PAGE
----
Phones, like Samsung’s Blue Earth, have solar cells embedded on the back. But when using a phone, the back is obscured by your hand, and it's the screen that gets the most exposure to light. So Kyocera has incorporated transparent solar technology into the screen of its rugged Torque line.
The tech is thin enough to be incorporated into existing phones. The solar layer is less than 0.5 millimeters thick, according to a press release, and up to 90 percent transparent, so it doesn’t visibly interfere with the quality of an image. The solar layer lives below the touch layer in the phone screen, and houses transparent crystals that soak up light and a chip that converts the energy and feeds it into the phone battery.
The screen isn’t meant to be the phone’s primary power source. But for those who spend a lot of time outside, it could extend battery life substantially, or provide enough juice to make a short call in an emergency situation when there’s no charger available.
The device Kyocera is showing off this week at Mobile World Congress is only a prototype. “We have been examining the possibility of commercializing this technology based on the expected usage patterns of our rugged smartphone users,” writes Judah Reynolds, a corporate communications supervisor at Kyocera, in an email. But he says the technology’s charging abilities and efficiency at converting light to useable power will need to be improved before it makes it into a retail Kyocera phone.
At the moment the screen technology, dubbed Wysips Crystal by its French creators at SunPartner Technologies, generates 2.5 milliwatts of power per square centimeter under typical sunlight conditions, according to Matthieu de Broca, SunPartner’s marketing director. But he says the company expects to improve the technology and deliver up to 4 milliwatts by the end of 2015.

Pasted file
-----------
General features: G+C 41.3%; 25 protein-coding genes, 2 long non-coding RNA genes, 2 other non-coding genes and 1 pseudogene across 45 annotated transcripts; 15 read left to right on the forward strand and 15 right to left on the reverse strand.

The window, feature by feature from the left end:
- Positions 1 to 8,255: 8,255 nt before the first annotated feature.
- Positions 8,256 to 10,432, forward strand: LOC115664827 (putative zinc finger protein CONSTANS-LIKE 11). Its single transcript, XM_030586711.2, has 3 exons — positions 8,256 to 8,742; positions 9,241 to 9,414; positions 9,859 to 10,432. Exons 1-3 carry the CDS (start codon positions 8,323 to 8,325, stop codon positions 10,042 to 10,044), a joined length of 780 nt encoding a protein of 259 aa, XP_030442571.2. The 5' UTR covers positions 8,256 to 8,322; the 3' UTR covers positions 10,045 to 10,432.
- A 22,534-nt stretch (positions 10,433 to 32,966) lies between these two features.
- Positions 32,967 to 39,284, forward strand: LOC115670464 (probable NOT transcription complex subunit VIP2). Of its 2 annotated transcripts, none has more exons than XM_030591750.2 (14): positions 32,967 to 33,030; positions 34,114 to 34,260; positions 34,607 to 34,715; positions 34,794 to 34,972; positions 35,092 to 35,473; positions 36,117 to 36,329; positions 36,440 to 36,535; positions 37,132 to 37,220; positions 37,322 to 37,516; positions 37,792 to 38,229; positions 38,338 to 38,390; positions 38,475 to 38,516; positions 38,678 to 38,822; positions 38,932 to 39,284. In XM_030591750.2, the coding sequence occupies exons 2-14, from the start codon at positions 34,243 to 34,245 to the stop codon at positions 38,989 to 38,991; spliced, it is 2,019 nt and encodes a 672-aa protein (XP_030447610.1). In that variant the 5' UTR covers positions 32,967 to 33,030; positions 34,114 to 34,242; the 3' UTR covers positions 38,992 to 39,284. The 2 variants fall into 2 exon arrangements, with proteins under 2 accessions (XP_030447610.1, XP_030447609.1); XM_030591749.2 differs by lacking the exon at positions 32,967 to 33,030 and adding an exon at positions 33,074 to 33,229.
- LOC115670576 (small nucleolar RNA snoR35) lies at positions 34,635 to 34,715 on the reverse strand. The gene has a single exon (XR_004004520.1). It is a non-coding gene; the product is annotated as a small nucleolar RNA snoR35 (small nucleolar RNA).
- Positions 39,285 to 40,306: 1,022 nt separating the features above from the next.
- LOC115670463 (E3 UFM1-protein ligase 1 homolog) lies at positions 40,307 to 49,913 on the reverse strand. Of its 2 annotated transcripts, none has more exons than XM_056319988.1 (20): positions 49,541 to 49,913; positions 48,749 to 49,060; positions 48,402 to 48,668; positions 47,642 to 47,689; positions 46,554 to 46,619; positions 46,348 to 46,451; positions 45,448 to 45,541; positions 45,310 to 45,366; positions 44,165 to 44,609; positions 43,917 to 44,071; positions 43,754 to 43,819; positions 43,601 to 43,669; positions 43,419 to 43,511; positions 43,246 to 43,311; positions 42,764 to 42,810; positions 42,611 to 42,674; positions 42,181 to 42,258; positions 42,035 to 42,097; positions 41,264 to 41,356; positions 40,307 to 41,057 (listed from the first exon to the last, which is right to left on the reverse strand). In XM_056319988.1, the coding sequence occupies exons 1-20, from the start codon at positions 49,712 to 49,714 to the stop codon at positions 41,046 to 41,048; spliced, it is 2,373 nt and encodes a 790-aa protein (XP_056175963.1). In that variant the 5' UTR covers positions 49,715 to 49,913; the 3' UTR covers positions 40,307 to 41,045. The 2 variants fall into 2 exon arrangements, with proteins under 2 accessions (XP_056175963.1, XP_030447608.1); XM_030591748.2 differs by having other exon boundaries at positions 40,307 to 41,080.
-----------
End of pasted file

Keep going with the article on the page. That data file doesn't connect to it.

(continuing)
Even with those improved numbers, the solar layer won’t provide enough power to keep the phone going indefinitely if it is being used regularly. But today’s large screen phones have more surface area. If the technology continues to improve, it could allow a future device to deliver an infinite amount of standby time—so the phone’s battery won’t drain when it’s, say, just sitting on a desk near a window.
“When you get exposed to light, whether the product is on or off, you’re collecting energy,” says de Broca. “With ten minutes [of sunlight], you can get 100 minutes standby gain, which could also be about two minutes of additional talk time.”
The real limitation of power delivery is due to the fact that the crystals have to be transparent. An opaque panel would provide more power, but then of course, you wouldn’t be able to see the screen.
SunPower is also working on integrating its technology into cases and smart covers for phones and tablets. The company calls this technology Wysips Graphics, because the solar portion isn’t visible, and lets case makers create custom designs, just like with other phone cases and covers.
The solar-powered Kyocera Torque may not make it to market, but de Broca says they’re working to perfect the manufacturing process, and hope to see a solar-screen smartphone or tablet using Wysips Crystals by the end of 2015. He says the company’s solar cases could come as soon as this summer.
Kyocera is also working with French eBook company Bookeen to develop a solar-powered e-reader that can get all the power it needs from the sun or artificial light. According to a blog post on Bookeen’s website, the reading device should be available sometime next year.
source: smithsonianmag.com by Matt Safford